nossible for most of the Amer-
icans lost in Indochina," the
commission report said.
THE COMMISSION urged
the resumption of talks,
said normal relations afford
the best prospect for obtaining
See U.S., Page 2
Daily Photo by JOHN KNOX
YOU DON'T have to go to Hollywood to enj oy all the glamour of show biz - Ann Arbor
Inn is near enough. Three local women looke d on last night as Betsy Alber auditioned be-
fore Director William Martin for a part in an upcoming film based on the John Norman
Co ins murders. If chosen, they will play the parts of coeds who were Collins' victims.
Ya ouglhta be in pictures
WASHINGTON (AP) - A
sharply divided and unusually
emotional Supreme Court, ignor-
ing prosecutors' attacks on the
Miranda rule, vesterday over-
turned the murder conviction of
an Iow rnmn who had led po-
li-e to the body of a young mur-
The j'lstices voted 5-4 that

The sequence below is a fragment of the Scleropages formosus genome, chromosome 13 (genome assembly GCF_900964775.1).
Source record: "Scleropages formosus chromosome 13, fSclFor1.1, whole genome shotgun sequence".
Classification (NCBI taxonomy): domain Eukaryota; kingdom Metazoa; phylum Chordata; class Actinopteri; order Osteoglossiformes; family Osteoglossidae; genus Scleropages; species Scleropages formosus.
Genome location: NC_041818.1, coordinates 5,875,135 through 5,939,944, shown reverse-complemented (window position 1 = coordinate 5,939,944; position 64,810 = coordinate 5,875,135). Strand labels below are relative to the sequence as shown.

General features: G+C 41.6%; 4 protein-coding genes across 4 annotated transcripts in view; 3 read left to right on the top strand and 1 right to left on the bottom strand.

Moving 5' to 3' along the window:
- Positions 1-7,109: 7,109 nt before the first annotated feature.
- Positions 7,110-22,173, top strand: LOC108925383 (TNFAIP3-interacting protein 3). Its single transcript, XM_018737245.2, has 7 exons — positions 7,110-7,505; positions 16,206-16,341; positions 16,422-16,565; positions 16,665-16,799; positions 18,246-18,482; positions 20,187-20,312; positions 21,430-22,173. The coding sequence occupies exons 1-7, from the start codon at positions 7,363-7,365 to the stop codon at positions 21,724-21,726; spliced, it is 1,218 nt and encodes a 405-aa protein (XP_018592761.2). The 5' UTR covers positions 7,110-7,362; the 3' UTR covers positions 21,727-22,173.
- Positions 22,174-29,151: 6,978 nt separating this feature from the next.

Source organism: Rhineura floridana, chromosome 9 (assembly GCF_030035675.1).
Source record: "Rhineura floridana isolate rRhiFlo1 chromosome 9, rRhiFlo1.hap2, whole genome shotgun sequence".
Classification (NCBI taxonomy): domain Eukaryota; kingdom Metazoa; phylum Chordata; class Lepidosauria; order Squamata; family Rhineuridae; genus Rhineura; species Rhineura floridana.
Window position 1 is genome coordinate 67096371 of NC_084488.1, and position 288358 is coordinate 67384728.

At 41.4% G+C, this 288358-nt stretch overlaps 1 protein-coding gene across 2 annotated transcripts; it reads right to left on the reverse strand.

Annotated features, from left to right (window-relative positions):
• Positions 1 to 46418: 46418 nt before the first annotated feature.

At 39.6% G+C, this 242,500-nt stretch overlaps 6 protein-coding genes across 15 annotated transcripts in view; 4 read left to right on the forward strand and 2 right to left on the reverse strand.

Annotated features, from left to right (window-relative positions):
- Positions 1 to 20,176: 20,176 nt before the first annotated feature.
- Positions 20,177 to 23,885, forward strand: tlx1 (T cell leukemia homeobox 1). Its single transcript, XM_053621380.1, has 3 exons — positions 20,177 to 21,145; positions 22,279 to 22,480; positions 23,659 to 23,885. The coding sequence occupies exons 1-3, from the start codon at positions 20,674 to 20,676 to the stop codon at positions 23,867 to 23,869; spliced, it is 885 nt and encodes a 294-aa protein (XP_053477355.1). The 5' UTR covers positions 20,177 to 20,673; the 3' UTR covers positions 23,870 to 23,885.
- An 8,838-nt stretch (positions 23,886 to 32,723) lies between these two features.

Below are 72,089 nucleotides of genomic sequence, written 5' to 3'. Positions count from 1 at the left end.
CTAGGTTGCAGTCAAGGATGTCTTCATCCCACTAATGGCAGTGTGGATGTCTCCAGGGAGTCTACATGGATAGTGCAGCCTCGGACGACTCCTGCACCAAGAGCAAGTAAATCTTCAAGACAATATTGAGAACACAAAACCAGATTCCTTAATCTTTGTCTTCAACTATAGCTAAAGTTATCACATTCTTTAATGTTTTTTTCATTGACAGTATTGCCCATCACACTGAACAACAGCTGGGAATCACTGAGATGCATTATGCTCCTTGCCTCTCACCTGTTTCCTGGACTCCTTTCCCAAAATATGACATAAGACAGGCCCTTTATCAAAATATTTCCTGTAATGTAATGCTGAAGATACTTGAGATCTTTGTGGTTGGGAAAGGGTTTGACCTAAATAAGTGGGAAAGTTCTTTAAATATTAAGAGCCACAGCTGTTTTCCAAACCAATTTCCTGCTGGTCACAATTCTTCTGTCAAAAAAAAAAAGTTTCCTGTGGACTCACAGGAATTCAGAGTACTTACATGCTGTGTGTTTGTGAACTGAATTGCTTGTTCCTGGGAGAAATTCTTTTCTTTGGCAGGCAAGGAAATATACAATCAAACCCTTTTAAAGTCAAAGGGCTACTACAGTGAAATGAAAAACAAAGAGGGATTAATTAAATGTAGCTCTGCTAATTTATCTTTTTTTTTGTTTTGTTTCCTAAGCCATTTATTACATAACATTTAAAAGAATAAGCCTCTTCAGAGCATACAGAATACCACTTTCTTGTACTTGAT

Robert Williams was unfairly
co'vict- d bhase police Pffec-
tivlV die-i him the right to
have an attorney present dur-
i9 rr,-t 1ina.
THw Is held great interest
for l-v e-forcement officials
and civil liberty lawyers be-
cause Iowa prosecutors had used
it to attack one of the Sunreme
Cort's most controversial deci-
sions, the Miranda ruling.
Handed down in 1966 by the
liberal-dominated court under
former Chief Justice Earl War-
ren, the Miranda decision told
police that a criminal suspect
in custody must be informed of
his rights to be represented by
an attorney and to remain si-
The current court's more con-
servative makein under Chief
Justice Warren Burger has re-'
stricted use of the Miranda doc-
trine, and many legal experts
believed the court would use
Williams' case to scuttle it com-
INDEED, IOWA Atty. Gen.
Richard Turner urged the court
to do so, arguing that Miranda
stands as an kinnecessary ob-
struction in what he called the
seurch for truth.
Turner said a degree of trick-
erv and deceit should be per-
mitted in police interrogation
is long as it's aimed at getting
Twenty-two states filed briefs
with the high court in support
of Iowa's argument.
THE COURT'S decision, how-
ever, discussed only fleetingly
the Miranda doctrine and fo-
cused instead on Williams' con-
stitutional right to be represent-
ed by an attorney.
Williams, 25, was arrested in